On the Job Training

1st Cavalry News

MiTT sends new Iraqi troops through ‘Lions Academy’

By Sgt. Robert Yde
2nd BCT, 1st Cav. Div. Public Affairs

            BAGHDAD – As the Iraqi Army continues to try to increase its number of soldiers, many new troops can find themselves out conducting missions within just days of graduating from their three-week basic training program.

            Unlike an established army, which can sustain itself while waiting for new soldiers to undergo months of training, the Iraqi Army must integrate most of its new soldiers into the unit and combat operations almost immediately. This leaves little time for new recruits to undergo additional training with their units, and most skills and tasks have to be learned and refined with on-the-job training.

            To help a new group of Iraqi soldiers assigned to the 3rd Battalion, 5th Brigade, 6th Iraqi Army Division prepare for their transition from trainee to a soldier working out in sector daily, members of the 3-5-6th IA’s Military Transition Team conducted some additional training on essential skills during what they called the “Lions Academy” May 13 and 14.

            “This is just to focus on those essential pieces that they’re going to need when they go out,” 1st Lt. Morton Ellison, a MiTT member and native of Fresno, Calif., explained of the idea behind the academy.

            Almost 300 brand new privates attended the two-day training, which focused on room clearing procedures during the first day and traffic control points on the second.

“All these soldiers are right out of basic training, and we’re going to help them with clearing rooms, training on TCPs, searching vehicles, searching people and just try to give them the confidence to go out there because they go straight from basic training out onto the battlefield,” said one of the trainers, Sgt. Anthony Rubio.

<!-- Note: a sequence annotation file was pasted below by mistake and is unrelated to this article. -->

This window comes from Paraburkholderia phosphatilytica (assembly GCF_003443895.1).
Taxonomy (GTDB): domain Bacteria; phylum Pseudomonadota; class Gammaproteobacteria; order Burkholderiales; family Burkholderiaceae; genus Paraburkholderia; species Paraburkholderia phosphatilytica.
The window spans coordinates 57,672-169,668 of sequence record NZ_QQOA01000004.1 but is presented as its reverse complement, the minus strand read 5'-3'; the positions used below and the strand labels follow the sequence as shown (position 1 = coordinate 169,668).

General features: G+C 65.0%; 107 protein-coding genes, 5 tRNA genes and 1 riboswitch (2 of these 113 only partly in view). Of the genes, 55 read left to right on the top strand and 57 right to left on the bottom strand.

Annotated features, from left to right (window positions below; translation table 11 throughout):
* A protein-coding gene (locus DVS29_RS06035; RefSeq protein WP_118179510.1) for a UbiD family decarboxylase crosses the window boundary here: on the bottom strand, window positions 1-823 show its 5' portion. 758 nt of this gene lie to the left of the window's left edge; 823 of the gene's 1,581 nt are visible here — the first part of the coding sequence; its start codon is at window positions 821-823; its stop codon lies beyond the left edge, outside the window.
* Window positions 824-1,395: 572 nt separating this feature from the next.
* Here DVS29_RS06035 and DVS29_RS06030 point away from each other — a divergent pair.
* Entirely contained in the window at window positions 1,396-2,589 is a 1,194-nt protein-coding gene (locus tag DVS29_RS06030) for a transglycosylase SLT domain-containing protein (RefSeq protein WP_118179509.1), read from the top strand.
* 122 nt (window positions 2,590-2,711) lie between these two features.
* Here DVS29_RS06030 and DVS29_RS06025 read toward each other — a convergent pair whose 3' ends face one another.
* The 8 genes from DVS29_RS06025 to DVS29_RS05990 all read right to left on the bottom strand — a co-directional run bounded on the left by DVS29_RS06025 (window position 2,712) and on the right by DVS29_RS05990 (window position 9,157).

Twenty rooms were set up, and the Iraqi soldiers were broken down into groups of about 15 and given their own room to train in. On hand in each room, was an Iraqi noncommissioned officer, who conducted the training and an American NCO to offer tips and advice.

“This is just a way for us to come out and show them our experiences and teach them some tricks of the trade and teach them how we do things and get them on a higher level than they are right now,” Rubio, a native of Laredo, Texas explained.

Although the soldiers are fresh out of basic training and have no real-life experience, Rubio said they showed up to the Lions Academy well-trained and proficient, which benefits both the trainers and the trainees.

“I think the job they’re doing there in basic training is obviously a good job,” he said. “They didn’t need too much work, and we can show them more advanced tips without having to deal with a lot of the basics. It helps us and it helps them and they’re doing real well.”

Ellison agreed, saying that throughout the training, the new privates seemed very motivated and professional.

“They’re all very well prepared to go out into sector,” Ellison explained. “So what we’ve seen so far is guys who already know what they’re doing and they’re able to just refine the techniques – room clearing in particular.”

After conducting training on the basics of room clearing, the trainers added some various scenarios that the soldiers may face while out in sector, which is where they will find themselves in the coming days.